Under conditions of confusion and demoralisation created by the collapse of the Soviet Union, workers’ movement suffered a major setback in terms of the level of class consciousness and organisation. This allowed the world bourgeoisie, which was on the verge of a crisis, to breathe a deep sigh of relief. The capitalist class seized the historic opportunity with both hands, stepping up its neoliberal economic policies that had already been in progress. This represented an all-out attack against the gains made by the working class and plundering of social funds. It was owing to this all-out attack that capitalism secured a temporary recovery throughout 1990s.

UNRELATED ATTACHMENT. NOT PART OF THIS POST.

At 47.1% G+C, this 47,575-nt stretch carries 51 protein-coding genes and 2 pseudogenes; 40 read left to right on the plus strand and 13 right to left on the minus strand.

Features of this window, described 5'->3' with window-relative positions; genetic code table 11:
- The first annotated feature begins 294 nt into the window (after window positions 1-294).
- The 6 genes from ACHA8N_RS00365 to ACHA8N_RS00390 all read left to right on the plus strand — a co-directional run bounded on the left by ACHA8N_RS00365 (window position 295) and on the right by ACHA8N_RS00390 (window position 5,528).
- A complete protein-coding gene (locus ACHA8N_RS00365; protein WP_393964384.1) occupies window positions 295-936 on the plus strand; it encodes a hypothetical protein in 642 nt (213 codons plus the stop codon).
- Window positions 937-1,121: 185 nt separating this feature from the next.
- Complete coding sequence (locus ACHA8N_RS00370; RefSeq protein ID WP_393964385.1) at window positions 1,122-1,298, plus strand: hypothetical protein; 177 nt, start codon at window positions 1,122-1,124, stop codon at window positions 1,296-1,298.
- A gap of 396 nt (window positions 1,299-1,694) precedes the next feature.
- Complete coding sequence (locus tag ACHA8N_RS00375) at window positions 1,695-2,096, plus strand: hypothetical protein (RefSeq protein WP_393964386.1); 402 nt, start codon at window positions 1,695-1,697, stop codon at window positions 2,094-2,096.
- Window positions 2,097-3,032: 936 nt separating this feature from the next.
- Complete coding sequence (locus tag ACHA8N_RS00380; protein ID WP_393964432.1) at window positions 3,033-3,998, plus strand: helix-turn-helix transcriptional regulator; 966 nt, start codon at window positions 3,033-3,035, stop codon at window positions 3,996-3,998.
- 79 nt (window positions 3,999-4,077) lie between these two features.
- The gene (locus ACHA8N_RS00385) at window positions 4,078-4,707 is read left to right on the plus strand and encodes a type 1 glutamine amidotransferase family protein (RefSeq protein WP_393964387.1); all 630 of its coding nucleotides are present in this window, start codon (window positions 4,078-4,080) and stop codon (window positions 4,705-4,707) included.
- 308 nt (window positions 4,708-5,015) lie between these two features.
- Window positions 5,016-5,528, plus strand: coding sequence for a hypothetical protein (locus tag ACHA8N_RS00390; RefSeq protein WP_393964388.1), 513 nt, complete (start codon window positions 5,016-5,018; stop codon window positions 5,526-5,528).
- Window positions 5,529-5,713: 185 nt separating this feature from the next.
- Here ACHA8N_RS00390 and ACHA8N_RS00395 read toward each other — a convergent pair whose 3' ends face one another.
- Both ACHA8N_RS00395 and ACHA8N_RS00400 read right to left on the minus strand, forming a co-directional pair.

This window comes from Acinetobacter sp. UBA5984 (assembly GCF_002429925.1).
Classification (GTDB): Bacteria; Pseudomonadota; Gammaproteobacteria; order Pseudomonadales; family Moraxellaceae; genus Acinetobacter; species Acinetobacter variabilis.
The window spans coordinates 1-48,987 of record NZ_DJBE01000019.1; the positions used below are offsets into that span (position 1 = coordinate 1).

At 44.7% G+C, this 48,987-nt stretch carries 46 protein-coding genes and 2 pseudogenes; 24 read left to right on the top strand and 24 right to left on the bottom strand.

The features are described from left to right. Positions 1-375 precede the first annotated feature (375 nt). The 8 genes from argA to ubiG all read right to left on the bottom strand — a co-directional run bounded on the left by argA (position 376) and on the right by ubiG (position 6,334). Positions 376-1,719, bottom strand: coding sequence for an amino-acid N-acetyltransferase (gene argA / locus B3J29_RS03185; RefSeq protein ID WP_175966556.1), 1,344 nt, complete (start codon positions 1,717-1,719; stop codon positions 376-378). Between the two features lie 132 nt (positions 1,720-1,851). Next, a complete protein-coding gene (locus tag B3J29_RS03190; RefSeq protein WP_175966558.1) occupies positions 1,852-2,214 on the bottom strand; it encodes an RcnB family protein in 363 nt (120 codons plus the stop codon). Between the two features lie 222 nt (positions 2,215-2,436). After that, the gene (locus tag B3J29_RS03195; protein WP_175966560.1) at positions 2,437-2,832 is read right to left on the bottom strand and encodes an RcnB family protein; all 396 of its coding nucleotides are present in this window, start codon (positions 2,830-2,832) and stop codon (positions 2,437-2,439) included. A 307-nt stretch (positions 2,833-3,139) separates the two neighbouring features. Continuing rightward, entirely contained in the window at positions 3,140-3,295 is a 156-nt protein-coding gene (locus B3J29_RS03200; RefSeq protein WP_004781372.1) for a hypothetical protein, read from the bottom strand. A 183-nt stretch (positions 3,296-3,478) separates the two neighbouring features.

In addition to its ordinary working mechanism named industrial cycles, capitalist economy is also characterised by non-cyclical, more prolonged upward and downward fluctuations that involve far more complex factors. This type of fluctuations is nothing more than a combination of different economic and political events capitalism has been through. Such periods of capitalist development, each having its distinctive characteristics, still contain industrial cycles that consist of boom and crisis phases. Therefore, the existence of such long-term fluctuations does not invalidate the Marxist analysis of industrial cycles.